At the Royal Academy

Peter Campbell

Memories of Watteau were important to those who knew him. Thirty-seven when he died of tuberculosis in 1721, he was the subject of seven 18th-century biographies, only two of them by strangers. Despite this desire to record his life we have only the barest facts about it and contradictory accounts of his personality. He seems to have been attractive, difficult and secretive, as well as ill. Yet it is easy to feel you know him, for his drawings are as revealing as diary entries. He collected them in albums, building paintings from the faces and poses gathered there. The results defy description; to detail their content is to make them sound like pictures in which lovers, musicians and dancers are merely vehicles for pretty conventionalities, as they are in the work of his followers Pater and Lancret. Watteau is infinitely more various, his observation of gesture and expression more subtle. His invention of fêtes galantes linked modern manners with ancient arcadias.

Drawings made from life tend to be recognisable as such; with the model before him only the most rigid draughtsman relies entirely on convention or fails to include some detail that memory would have missed. In Watteau’s case the relation between the mark and the thing seen is direct, untroubled and wonderfully inventive. A scribble or dab of red chalk turns into a fold in a coat or the shadow of a mouth. Men and women become present to you, revealed as your eye follows the path of Watteau’s hand. You sense the rub of chalk on paper. His friend Gersaint wrote that Watteau ‘was more satisfied with his drawings than with his paintings and I can affirm that in this he was not blinded by self-esteem to any of his defects. He found more pleasure in drawing than in painting. I have often seen him sulking because he could not render in paint the spirit and truth he could render with his pencil.’

The Comte de Caylus records in his Vie d’Antoine Watteau that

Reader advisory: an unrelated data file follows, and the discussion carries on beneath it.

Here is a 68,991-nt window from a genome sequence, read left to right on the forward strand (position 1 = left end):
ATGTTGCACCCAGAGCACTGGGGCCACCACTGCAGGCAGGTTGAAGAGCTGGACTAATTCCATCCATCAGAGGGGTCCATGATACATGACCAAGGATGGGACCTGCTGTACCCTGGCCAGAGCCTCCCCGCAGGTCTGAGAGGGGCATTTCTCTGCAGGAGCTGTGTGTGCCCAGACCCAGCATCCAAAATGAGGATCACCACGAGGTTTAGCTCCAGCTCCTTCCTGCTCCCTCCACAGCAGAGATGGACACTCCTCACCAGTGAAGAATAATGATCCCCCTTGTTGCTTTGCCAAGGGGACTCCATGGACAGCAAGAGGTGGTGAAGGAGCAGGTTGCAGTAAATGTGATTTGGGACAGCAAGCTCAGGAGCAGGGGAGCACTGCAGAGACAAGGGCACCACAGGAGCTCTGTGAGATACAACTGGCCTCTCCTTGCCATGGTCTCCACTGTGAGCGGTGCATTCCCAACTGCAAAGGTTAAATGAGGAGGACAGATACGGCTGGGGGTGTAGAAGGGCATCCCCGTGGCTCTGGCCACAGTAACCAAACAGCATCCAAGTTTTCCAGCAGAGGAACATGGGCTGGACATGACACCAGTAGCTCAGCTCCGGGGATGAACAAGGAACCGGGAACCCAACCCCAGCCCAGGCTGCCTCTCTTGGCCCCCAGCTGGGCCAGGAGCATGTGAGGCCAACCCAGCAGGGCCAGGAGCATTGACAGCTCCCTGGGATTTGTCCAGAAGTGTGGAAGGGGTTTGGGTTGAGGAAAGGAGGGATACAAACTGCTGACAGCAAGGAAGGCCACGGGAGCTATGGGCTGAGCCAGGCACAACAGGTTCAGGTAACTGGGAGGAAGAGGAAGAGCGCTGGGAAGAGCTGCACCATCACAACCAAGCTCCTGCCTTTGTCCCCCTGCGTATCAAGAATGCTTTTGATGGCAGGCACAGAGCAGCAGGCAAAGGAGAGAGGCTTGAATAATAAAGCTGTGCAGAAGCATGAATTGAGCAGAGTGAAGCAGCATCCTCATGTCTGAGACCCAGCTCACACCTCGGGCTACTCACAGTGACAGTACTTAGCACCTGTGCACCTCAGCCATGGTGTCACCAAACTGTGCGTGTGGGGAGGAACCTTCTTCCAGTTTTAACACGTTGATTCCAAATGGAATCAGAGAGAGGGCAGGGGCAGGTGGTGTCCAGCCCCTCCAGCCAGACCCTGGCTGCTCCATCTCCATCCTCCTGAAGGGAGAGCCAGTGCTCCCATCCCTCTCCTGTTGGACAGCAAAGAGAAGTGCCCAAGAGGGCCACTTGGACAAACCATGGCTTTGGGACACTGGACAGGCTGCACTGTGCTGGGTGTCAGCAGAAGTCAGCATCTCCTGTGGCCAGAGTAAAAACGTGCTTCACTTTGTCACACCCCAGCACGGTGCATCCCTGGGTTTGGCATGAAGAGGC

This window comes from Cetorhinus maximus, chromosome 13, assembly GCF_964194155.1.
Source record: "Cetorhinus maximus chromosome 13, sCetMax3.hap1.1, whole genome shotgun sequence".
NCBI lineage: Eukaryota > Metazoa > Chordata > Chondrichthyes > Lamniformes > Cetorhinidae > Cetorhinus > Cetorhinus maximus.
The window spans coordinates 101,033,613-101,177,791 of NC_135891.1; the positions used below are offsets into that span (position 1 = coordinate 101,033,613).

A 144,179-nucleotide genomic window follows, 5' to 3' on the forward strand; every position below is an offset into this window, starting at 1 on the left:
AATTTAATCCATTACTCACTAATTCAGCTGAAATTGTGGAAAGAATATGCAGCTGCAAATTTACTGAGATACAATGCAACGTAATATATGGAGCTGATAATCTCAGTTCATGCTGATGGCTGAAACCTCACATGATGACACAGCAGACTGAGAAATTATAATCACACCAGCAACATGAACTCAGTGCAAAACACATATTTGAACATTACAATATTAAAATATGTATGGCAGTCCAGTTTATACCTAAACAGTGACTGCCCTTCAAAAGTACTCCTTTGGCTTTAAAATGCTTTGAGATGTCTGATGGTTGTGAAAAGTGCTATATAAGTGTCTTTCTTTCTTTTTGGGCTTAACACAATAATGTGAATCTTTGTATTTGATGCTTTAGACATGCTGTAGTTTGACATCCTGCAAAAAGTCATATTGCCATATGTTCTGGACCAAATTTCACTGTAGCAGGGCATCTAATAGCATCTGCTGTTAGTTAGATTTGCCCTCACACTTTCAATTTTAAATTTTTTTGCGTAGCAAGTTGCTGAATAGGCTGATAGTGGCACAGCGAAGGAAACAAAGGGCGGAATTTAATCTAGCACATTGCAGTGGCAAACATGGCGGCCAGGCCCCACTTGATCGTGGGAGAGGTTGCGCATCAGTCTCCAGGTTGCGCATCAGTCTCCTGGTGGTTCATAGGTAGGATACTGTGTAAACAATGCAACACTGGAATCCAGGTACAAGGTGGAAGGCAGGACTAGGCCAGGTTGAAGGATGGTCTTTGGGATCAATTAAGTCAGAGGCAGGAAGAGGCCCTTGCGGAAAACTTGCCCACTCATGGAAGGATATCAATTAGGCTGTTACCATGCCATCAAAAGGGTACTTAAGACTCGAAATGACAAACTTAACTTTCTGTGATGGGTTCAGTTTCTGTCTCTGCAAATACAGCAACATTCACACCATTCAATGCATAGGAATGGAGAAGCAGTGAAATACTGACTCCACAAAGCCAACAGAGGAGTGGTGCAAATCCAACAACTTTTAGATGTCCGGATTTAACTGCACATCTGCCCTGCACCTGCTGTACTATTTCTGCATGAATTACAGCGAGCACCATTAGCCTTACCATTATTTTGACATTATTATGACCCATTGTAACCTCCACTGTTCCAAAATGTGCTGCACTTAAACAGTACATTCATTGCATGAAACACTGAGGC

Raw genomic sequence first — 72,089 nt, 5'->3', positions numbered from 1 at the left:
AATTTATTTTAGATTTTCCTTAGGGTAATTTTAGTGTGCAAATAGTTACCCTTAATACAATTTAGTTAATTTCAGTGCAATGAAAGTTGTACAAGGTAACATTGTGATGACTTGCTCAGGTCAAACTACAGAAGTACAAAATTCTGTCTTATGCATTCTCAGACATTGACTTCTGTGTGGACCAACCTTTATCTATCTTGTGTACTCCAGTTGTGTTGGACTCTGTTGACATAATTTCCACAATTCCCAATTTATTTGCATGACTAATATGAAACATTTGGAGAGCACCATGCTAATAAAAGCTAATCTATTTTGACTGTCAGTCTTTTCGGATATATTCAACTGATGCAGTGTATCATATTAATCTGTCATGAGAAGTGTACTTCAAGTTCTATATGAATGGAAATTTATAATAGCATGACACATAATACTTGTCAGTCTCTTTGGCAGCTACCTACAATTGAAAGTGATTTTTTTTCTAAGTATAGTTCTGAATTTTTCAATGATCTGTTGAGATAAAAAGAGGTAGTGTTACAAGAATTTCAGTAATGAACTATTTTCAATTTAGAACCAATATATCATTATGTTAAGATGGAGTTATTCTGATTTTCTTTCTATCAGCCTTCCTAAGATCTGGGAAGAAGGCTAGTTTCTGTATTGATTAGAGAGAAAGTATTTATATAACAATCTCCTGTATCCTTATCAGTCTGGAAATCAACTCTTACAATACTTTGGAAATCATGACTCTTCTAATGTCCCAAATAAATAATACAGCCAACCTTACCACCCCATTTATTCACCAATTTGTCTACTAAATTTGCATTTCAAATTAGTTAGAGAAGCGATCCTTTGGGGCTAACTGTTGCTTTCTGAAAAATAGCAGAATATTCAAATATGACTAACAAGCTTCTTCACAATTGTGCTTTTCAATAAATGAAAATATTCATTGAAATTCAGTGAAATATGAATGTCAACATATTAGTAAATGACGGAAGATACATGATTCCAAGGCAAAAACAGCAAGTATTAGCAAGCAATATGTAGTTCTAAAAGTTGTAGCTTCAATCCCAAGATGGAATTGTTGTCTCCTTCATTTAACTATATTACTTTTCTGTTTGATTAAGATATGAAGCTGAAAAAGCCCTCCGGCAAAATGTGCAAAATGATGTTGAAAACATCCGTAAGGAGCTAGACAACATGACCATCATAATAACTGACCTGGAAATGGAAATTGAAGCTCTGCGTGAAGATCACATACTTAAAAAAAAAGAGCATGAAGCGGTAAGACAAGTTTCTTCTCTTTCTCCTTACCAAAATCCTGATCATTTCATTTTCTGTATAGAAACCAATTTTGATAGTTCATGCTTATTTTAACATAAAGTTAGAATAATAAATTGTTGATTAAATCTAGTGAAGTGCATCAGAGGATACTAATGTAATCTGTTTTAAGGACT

where he settled most easily was in the rooms I had in different quartiers of Paris which were used only for sittings with models, for painting and drawing. In these places … he and I … experienced the pure joy of youth, combined with liveliness of imagination in the delights of painting. I can state that Watteau, so sombre, melancholy, so shy and critical anywhere else, was here simply the Watteau of the paintings: in other words, the artist they make you imagine – delightful, tender and perhaps a bit of a shepherd.

You wonder how he stood in relation to the models who gathered in those rooms, dressed in costumes he had collected. Certainly their poses owe more to everyday life than to art. In Henry James’s story ‘A Most Extraordinary Case’ a veteran of the Civil War is slowly dying of an unnamed wasting disease, nursed by his aunt and in love with her ward. The women are setting out for a party:

She [the ward] forthwith appeared upon the threshold dressed in a crêpe of a kind of violent blue with desultory clusters of white roses. For some ten minutes Mason had the pleasure of being witness of that series of pretty movements and preparations with which women in full dress beguile the interval before their carriage is announced; their glances at the mirror, their slow assumption of their gloves, their mutual revisions and felicitations.